Wednesday, March 23, 2016

South by Southwest Music Festival 2016, Day 3, Part 1

Event: South by Southwest Music Festival, Day 3: Day Parties
Location: Austin, Texas
Date: 17 March 2016

Introduction: Much like last year, the third day of the festival was the longest day for me, and so I'm going to split it into two parts. This post will cover the various day parties I attended, and the next one will cover the Levitation showcase at Hotel Vegas.

I took the day off work and made it down early enough to catch the first band playing on the inside stage at Cheer Up Charlie's for Brooklyn Vegan's day party: Your Friend from Lawrence, Kansas. Their set was marred by the really loud rock music of White Reaper blasting in from the outside stage, but they persevered and brought up their intensity to rise to the occasion. Nominally a dream pop band, they showed a slightly heavier and more psychedelic sound as a result. They certainly weren't aggressive, but they were rather powerful when they were trying to be. They had great keyboard tones, and I liked the spacey vibes even when they were interrupted by the outdoor interference.

Next up on the same stage was Julia Jacklin, a singer-songwriter with an electric three-piece band. Jacklin herself was definitely the main focus, as the lead guitar was barely present, and the strongest element of the set was her ethereal, mellow, longing, reverb-laden vocals. The occasional harmony helped, too. The music was fairly simple, rootsy, Americana-type rock, which wasn't outstanding but worked for the songs. They never got heavy in terms of instrumental sound, but it was easy to get lost in the vaguely heavy emotional content.

[Julia Jacklin.]

I got some tacos and tots at the always-wonderful Arlo's outside and went back inside for a few minutes to catch some of Daniel Romano's set. I only saw enough to know that it was some sort of alt/country/rock thing that seemed to work.

From there, I decided to hop on my bike and try my luck at the new Urban Outfitters backyard venue, Space 24 Twenty. I was skeptical because the trendiness quotient seemed out of control and it was a few miles out of the way of most of the fray of downtown. However, it is right across from the University of Texas and just a block down from the Hole in the Wall. The main draw for me was Thao & the Get Down Stay Down, whom I've been interested in seeing for a couple years. They offered solid indie rock with a free-spirited, exploratory vibe. Their roots may lie in folk, but I actually found it to be more soulful, experimental, and rock-oriented. I liked the unusual rhythms, the variety of synth and synth-like sounds, and the off-kilter energy of it all. Thao mostly played guitar, but switched to electrified mandolin for a few songs. She dedicated the last song to survivors of sexual abuse and rapped a powerful lyric.

[Thao & the Get Down Stay Down.]

I stuck around for Frankie Cosmos, who came out with just an electric guitar and a friend to provide additional vocals. Her standard band was absent for unspecified reasons. Her songs were rather minimal, and her guitarwork was not what I would consider proficient. She wasn't without charm, but the songs just weren't held together well enough.

[Frankie Cosmos.]

I went back downtown and wandered Sixth Street for a bit. I saw a few songs by SIR, formerly known as Sarah and the Meanies, on the rooftop of The 512, but their sound was a fairly generic pop/rock affair, and I moved along. My real destination was the Omni Hotel, where my friend Ian Fisher was preparing to play a solo acoustic set in the middle of their massive lobby. I've reviewed him before, but I think my conflict of interest is too high to provide a score. I'll still share the setlist and a few thoughts.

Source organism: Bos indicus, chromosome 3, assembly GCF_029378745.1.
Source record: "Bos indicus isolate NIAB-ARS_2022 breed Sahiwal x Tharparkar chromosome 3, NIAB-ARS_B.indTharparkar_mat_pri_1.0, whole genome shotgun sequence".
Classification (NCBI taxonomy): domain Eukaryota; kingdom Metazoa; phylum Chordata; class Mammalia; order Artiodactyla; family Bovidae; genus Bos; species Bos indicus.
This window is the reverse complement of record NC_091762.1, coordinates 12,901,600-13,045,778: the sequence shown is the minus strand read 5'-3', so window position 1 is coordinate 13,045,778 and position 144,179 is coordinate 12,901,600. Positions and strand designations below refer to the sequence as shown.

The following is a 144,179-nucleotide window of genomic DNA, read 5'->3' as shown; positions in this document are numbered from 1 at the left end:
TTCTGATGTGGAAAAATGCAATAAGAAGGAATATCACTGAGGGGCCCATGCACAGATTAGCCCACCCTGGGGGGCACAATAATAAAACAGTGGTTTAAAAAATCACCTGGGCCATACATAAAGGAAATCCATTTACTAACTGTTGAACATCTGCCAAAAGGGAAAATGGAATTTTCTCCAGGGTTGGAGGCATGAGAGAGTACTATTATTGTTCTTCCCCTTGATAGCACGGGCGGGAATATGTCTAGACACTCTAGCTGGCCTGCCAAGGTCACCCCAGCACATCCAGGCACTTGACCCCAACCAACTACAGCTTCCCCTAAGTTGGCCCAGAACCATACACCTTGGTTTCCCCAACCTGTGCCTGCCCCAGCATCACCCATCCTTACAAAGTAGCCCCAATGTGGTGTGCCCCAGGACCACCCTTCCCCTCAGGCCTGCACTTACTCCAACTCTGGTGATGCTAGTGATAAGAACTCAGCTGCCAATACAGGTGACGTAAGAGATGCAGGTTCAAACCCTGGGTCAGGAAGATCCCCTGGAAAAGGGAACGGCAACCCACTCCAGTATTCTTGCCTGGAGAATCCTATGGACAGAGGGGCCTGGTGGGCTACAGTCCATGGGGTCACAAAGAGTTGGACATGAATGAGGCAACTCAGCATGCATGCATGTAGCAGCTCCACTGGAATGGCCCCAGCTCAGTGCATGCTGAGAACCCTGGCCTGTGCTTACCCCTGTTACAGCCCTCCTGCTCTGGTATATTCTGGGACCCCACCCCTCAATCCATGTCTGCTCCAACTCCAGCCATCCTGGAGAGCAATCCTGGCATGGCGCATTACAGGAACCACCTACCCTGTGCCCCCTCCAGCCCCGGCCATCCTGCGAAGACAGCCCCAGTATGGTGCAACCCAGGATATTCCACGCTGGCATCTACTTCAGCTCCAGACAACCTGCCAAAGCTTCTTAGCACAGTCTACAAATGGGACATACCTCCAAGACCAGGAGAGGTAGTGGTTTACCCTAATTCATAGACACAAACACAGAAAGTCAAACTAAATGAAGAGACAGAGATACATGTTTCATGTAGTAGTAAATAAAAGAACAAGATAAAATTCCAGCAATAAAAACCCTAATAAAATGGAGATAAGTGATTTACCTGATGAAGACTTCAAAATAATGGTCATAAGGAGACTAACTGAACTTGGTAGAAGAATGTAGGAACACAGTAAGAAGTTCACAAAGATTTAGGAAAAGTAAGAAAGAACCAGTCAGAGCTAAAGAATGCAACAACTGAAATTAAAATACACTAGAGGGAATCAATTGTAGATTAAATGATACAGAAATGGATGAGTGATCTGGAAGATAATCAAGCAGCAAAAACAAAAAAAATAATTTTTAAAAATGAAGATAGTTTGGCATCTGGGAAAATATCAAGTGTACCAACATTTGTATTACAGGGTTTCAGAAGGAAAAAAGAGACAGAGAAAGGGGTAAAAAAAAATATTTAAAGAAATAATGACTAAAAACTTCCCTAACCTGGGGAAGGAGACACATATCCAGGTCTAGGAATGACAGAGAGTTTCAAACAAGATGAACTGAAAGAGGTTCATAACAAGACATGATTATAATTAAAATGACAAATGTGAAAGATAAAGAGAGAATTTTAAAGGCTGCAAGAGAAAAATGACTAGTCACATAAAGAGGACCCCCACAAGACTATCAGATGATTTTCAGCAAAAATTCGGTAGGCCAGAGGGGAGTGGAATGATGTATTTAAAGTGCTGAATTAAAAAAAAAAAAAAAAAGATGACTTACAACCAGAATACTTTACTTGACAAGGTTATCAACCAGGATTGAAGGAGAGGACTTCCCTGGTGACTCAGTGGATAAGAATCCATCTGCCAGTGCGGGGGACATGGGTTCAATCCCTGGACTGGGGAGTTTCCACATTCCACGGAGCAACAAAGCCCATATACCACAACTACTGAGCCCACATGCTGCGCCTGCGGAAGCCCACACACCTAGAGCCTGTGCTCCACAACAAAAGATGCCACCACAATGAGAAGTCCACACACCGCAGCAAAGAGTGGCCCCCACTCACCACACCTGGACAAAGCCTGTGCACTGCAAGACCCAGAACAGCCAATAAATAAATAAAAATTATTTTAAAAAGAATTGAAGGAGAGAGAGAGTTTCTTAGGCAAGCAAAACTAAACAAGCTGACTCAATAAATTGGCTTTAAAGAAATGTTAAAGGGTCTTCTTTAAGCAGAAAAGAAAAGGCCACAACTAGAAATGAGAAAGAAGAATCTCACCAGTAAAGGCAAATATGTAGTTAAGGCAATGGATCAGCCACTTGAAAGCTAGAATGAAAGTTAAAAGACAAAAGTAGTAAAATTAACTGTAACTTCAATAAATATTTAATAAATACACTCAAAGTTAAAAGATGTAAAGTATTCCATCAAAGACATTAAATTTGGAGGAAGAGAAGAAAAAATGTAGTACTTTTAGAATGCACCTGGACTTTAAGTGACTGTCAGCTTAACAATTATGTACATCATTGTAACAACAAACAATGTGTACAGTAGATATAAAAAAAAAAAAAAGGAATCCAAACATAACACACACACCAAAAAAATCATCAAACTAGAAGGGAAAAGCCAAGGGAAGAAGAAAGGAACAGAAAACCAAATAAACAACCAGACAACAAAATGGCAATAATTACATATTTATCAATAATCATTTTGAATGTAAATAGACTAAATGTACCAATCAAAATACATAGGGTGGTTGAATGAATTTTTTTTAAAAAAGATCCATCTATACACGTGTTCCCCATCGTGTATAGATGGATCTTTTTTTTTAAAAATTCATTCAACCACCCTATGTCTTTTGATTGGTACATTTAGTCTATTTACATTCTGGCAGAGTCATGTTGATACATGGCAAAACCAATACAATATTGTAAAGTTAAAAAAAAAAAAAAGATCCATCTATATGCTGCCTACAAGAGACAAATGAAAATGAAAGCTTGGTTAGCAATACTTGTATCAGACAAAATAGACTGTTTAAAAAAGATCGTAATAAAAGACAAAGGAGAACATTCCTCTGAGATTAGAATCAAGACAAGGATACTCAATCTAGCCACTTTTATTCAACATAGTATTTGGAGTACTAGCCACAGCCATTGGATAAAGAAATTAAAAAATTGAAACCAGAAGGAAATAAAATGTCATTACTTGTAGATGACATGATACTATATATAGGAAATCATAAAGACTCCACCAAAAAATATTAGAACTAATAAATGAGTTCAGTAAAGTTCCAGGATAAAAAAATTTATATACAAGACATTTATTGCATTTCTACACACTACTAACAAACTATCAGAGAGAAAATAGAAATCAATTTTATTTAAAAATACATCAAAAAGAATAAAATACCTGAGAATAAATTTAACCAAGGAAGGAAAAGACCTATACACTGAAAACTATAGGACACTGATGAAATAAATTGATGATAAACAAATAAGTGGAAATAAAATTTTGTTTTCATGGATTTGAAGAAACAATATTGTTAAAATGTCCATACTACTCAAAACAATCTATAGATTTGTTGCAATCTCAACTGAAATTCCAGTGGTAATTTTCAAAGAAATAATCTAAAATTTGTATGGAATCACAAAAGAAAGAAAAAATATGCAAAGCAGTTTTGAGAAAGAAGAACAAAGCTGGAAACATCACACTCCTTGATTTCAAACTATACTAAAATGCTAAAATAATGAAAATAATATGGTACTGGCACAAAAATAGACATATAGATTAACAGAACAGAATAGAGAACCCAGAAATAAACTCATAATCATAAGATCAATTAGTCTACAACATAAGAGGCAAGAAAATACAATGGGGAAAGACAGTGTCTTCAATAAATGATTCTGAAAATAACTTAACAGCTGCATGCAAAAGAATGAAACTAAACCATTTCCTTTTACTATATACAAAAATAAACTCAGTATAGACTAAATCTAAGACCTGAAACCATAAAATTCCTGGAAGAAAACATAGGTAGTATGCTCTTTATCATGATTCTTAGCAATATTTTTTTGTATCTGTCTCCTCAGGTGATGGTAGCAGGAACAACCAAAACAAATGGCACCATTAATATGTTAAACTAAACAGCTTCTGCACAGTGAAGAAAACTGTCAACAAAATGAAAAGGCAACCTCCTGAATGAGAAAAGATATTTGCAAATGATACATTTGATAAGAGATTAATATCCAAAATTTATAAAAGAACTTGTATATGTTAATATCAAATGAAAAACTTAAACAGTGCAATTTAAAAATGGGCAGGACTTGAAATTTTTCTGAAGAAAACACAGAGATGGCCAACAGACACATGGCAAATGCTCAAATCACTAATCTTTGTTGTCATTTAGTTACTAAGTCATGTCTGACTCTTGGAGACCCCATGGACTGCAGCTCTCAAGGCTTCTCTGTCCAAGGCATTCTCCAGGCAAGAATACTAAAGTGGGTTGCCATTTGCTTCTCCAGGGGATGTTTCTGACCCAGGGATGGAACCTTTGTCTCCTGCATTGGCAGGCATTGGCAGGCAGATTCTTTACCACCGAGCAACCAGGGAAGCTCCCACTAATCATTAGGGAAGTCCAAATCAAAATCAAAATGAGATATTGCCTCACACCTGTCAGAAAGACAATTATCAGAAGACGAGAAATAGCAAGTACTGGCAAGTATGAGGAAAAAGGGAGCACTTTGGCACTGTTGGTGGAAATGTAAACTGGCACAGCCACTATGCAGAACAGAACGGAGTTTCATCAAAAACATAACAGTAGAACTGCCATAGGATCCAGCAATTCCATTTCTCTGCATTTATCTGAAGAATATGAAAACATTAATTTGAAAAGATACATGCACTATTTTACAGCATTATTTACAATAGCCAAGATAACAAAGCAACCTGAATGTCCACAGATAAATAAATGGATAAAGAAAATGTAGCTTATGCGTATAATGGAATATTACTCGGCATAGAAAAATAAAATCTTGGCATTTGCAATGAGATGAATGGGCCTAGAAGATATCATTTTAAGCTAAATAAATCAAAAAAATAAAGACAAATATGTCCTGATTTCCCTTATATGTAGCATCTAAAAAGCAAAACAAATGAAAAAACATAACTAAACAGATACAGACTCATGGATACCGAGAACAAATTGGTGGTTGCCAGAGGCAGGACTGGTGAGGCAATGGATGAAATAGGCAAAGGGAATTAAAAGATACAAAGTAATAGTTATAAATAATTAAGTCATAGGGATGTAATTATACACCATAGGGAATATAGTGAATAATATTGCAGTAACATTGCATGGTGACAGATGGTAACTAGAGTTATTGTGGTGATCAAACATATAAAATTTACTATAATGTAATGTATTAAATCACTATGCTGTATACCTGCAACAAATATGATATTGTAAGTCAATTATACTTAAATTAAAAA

[Ian Fisher.]

1. Nero
2. Invisible Cities
3. Constant Vacation
4. All Ya Need
5. Ich hab nur einen Koffer in Berlin
6. If You Wanna Stay
7. Almost Darlin'
8. Comin' Down

Ian normally plays with a band these days, but did this show on his own with just his acoustic guitar. His set relied heavily on his new album, Nero, but offered a couple unreleased songs, including "Ich hab nur einen Koffer in Berlin", a rare example of his German language skills, seemingly connected with his disenfranchisement with Berlin and his recent move to Vienna. A special novelty came in the form of the incredible reverb of the venue. It seemed somewhat frequency-dependent, so certain notes would echo through the building unbelievably long while others moved along quickly. It was a cool effect, and Ian chose songs that were well suited to the environment. The most bizarre and hilarious part of the show was that Mannie Fresh of the Cash Money Millionaires was in the audience, and at the end of the set, one of his companions taught Ian how to dab.

The next band to play the hotel lobby stage was the Great American Canyon Band, a quartet from the Baltimore area. The rhythm guitarist had apparently recently broken his thumb, but it was mended well enough that he could still play, although he didn't try anything fancy. Their bassist opted to just focus on vocals, and the drummer relied solely on a snare and a suitcase. The stripped-down sound worked well with the almost overwhelmingly reverberant venue, where the haunting vocals and lead guitar shined in the spotlight of endless echo. When the drummer would occasionally hit hard, it was terrifically powerful. The music was folky, serene, and very pleasant.

[Great American Canyon Band.]

Your Friend: B+
Julia Jacklin: B
Thao & the Get Down Stay Down: B+
Frankie Cosmos: C-
Great American Canyon Band: B

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